Tales of Turbulent Times | June 22, 2020

—Originally published in The Missouri Review, Volume 14, Number 3:  A Man Between Nations: The Diary of Peter Pitchlynn 1828 – 1837

from the Foreword

This issue’s “History as Literature” manuscript provides a look at the forced removal of Native Americans from their homelands.

Expulsion and relocation of Native Americans in this country was a consistent governmental policy executed throughout most of the nineteenth century. The protagonists of removal, both white and Indian, portrayed it to be a kind of universal solution for tribal problems. The cost of this policy was thousands of lives. By the 1870s, when Indian Territory (later Oklahoma) was being overrun by whites, a growing body of Indian “philanthropists,” “experts,” government officials, and some tribal members began to push the next grand solution: the policy of serverality, which would abolish tribes as landholding institutions and allot land to individuals.

White philanthropists passionately believed that allotment was the last chance to salvage some justice for Indians. In their minds, the woes of the heathens derived from their habits of slothfulness, profligacy, sociability, and communism. Ending communal land ownership was seen as the key to fixing everything else. It was the magic bullet for the “Indian problem.” Government panaceas have a way of turning into their own opposites, and severality was exactly that—the antithesis of the previous grand solution. Instead of creating safe “reserves” of tribal land, they would abolish the tribes and parcel out their land. The Indian governments, particularly the Seminole, Cherokee, and Choctaw, fiercely resisted allotment, as they had resisted removal sixty years before, and again they lost.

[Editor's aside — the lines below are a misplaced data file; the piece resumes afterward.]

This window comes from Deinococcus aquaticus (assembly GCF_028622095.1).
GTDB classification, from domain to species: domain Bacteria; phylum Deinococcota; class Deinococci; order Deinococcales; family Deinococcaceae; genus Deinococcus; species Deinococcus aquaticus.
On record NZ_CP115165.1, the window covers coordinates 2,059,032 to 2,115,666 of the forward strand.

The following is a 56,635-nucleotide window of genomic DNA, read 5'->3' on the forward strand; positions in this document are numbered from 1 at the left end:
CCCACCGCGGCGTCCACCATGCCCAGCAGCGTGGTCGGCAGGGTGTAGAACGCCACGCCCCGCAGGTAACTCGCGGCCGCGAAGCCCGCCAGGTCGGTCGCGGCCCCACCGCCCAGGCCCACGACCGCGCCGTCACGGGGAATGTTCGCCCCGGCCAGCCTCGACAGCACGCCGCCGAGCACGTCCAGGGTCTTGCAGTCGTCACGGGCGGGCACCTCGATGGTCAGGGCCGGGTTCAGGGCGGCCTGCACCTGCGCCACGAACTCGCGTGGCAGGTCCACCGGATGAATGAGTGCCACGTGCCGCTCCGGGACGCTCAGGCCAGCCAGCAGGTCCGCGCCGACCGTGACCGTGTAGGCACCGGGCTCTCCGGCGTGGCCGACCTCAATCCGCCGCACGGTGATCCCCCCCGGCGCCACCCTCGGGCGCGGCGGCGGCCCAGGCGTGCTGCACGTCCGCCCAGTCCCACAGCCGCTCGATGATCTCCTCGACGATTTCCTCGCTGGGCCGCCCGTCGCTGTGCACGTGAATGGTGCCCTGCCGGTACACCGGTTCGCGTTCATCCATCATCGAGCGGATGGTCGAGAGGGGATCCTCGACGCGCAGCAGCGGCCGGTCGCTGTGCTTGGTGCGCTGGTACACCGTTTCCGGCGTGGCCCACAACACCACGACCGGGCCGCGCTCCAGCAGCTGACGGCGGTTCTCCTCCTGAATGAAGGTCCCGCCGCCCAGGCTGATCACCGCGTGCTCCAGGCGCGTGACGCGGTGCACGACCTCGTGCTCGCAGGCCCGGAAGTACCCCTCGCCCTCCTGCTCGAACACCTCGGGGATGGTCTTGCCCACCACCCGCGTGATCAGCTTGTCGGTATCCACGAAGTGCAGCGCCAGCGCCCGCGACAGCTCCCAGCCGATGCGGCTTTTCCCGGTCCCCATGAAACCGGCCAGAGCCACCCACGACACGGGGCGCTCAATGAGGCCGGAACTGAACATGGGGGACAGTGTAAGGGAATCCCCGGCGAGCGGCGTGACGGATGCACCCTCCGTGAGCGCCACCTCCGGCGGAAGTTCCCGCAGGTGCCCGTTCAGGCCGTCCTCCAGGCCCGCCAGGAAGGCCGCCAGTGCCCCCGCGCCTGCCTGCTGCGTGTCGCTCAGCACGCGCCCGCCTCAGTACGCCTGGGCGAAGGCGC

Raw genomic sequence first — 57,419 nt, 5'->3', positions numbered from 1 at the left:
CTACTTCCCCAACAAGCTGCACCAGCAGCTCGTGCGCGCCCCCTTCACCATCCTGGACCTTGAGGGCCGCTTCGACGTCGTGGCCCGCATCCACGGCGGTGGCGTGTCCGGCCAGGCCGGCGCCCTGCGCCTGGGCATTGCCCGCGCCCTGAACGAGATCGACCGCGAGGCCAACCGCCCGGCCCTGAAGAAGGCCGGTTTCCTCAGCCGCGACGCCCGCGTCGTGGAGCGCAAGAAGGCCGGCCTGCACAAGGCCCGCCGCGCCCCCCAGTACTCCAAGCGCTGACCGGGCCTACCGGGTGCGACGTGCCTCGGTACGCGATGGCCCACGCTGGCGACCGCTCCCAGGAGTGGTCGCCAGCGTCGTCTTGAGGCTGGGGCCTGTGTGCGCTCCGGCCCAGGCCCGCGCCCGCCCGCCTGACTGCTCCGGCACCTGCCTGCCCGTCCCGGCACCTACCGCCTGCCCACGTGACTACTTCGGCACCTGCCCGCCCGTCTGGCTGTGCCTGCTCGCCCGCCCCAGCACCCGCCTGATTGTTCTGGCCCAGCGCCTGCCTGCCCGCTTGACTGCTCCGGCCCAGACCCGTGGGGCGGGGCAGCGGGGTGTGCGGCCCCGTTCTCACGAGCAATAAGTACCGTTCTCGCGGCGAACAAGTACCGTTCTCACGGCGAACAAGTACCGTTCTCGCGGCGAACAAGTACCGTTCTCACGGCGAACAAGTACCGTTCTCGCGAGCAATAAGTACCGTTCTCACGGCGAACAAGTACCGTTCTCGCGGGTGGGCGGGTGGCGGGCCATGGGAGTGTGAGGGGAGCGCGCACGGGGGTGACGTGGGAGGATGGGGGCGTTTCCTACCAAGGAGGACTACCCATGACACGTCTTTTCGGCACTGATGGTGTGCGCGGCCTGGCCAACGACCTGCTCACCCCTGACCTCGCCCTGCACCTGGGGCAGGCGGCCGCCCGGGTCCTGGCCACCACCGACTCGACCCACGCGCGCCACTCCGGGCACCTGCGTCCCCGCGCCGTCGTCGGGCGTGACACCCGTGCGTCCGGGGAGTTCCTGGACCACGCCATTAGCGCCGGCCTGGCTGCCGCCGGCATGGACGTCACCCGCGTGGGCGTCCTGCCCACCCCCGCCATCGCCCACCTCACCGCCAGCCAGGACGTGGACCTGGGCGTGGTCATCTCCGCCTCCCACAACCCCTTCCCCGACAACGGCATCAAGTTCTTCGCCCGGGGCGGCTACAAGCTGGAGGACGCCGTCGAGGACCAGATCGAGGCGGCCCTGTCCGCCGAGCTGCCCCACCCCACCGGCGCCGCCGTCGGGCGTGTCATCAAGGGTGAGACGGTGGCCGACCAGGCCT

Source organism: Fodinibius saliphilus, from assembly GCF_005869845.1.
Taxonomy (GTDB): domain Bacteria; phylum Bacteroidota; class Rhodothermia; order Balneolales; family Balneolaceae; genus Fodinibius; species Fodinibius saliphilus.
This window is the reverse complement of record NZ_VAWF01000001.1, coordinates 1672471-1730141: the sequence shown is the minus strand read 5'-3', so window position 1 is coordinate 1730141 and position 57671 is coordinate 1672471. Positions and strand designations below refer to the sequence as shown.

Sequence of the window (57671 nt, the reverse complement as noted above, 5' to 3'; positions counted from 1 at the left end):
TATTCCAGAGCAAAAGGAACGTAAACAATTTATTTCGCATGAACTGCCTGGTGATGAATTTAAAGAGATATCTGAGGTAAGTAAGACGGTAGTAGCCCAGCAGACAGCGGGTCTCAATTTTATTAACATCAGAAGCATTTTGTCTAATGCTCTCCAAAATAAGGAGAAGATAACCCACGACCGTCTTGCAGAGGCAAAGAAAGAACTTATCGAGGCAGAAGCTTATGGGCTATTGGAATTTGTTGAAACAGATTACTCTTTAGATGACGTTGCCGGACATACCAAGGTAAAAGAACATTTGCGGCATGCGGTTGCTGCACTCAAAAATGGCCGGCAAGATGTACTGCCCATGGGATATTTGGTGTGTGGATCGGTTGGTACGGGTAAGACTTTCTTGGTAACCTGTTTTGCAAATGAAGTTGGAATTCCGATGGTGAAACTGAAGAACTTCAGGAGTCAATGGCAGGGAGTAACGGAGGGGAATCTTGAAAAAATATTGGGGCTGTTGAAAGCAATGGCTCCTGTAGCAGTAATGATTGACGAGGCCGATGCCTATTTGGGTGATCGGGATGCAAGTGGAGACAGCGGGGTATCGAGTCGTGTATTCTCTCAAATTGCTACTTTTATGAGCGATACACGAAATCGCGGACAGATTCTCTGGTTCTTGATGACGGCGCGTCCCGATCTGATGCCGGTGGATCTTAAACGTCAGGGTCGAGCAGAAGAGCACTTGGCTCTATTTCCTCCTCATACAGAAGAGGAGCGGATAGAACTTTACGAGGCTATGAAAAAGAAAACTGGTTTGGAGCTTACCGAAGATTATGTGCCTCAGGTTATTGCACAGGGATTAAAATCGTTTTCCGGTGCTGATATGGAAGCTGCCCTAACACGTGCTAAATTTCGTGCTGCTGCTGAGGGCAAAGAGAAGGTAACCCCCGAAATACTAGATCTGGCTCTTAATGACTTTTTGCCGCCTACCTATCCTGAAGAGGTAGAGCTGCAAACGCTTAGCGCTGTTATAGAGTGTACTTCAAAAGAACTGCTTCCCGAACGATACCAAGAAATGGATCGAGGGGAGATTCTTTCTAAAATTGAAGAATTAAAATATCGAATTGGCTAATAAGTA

Because of the strength of their resistance, the original Dawes Act excluded the Five Civilized Tribes from allotment, but a few years later the Dawes Commission was set up specifically to enforce allotment among these tribes. The Dawes Commission employed five hundred bureaucrats and took twelve years, but by the turn of the century it had succeeded in breaking down tribal resistance, determined the tribal rolls, and had taken possession of the largest estate known in western history, 31,000 square miles of Indian lands. A fraction of this land was allotted to tribal members and the rest was disposed of in various ways. Native Americans were now thrown into the rough and tumble of the great American real estate game. In effect, what remained of their lands was put into the hands of individuals many of whom were poor and could ill afford to hold on.

Peter Pitchlynn was a mixed-blood Choctaw whose life would span both eras; born and raised in the Mississippi homelands, influential throughout his life, he first became involved in tribal affairs at the beginning of the removal period. Pitchlynn would live to see the craze for allotment take hold, although he had died before the tribe finally gave up resistance, in 1898.

As a young man, Peter Pitchlynn went on a journey of exploration, set up in 1828 by federal negotiators, to the land which had been designated to be the Indian Territory. He kept a diary of this journey and continued to write in it sporadically during the Choctaw removal itself in 1832 and again in 1837. Later Pitchlynn would become the Principal Chief of the Choctaw Tribe.

A few years after the last entry in Pitchlynn’s diary, Charles Dickens happened to meet him on a riverboat in Ohio, and he characterized him at some length in his American Notes. Dickens’ portrait of Pitchlynn is tinted by the myth of the innocent embattled in a lost paradise, the wise and dignified representative of a doomed, idealized race—an emblem of the Native American that predated The Last of the Mohicans and will live on beyond Dances with Wolves. Something of the real Pitchlynn peeks through Dickens’ mythical haze, but the diary here presented, and the story it tells, affords a more complex portrait.

In this year of memorializing the half-millennium since Columbus’ arrival, we would be well served by learning more of the true chronicles of Native Americans, rather than casually turning them into symbols of this or that—brutal savages or helpless sufferers, idealized ecologists, or dwellers in Eden cast out by some inevitable force. Out of the gritty stuff of history we can perhaps carve a finer monument.

SM, 1991

Read Peter Pitchlynn’s diaries here: “A Man Between Nations”

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